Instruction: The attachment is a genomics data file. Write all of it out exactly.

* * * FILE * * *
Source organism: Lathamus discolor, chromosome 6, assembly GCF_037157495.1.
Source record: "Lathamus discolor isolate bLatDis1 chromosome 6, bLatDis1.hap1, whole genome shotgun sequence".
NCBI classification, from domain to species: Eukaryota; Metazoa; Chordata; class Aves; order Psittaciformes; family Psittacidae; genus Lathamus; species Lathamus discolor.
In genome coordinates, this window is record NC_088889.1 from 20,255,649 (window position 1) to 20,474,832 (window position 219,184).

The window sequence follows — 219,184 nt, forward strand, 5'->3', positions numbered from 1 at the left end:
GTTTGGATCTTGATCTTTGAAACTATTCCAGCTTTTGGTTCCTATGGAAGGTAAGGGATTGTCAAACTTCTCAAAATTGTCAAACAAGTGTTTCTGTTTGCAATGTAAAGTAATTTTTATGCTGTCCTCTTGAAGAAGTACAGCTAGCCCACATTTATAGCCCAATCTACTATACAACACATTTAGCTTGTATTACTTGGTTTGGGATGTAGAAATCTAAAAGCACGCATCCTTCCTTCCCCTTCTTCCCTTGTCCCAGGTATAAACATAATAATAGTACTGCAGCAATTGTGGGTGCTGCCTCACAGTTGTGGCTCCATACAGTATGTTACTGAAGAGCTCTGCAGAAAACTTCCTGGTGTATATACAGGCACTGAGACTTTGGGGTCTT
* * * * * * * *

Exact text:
Source organism: Lathamus discolor, chromosome 6, assembly GCF_037157495.1.
Source record: "Lathamus discolor isolate bLatDis1 chromosome 6, bLatDis1.hap1, whole genome shotgun sequence".
NCBI classification, from domain to species: Eukaryota; Metazoa; Chordata; class Aves; order Psittaciformes; family Psittacidae; genus Lathamus; species Lathamus discolor.
In genome coordinates, this window is record NC_088889.1 from 20,255,649 (window position 1) to 20,474,832 (window position 219,184).

The window sequence follows — 219,184 nt, forward strand, 5'->3', positions numbered from 1 at the left end:
GTTTGGATCTTGATCTTTGAAACTATTCCAGCTTTTGGTTCCTATGGAAGGTAAGGGATTGTCAAACTTCTCAAAATTGTCAAACAAGTGTTTCTGTTTGCAATGTAAAGTAATTTTTATGCTGTCCTCTTGAAGAAGTACAGCTAGCCCACATTTATAGCCCAATCTACTATACAACACATTTAGCTTGTATTACTTGGTTTGGGATGTAGAAATCTAAAAGCACGCATCCTTCCTTCCCCTTCTTCCCTTGTCCCAGGTATAAACATAATAATAGTACTGCAGCAATTGTGGGTGCTGCCTCACAGTTGTGGCTCCATACAGTATGTTACTGAAGAGCTCTGCAGAAAACTTCCTGGTGTATATACAGGCACTGAGACTTTGGGGTCTT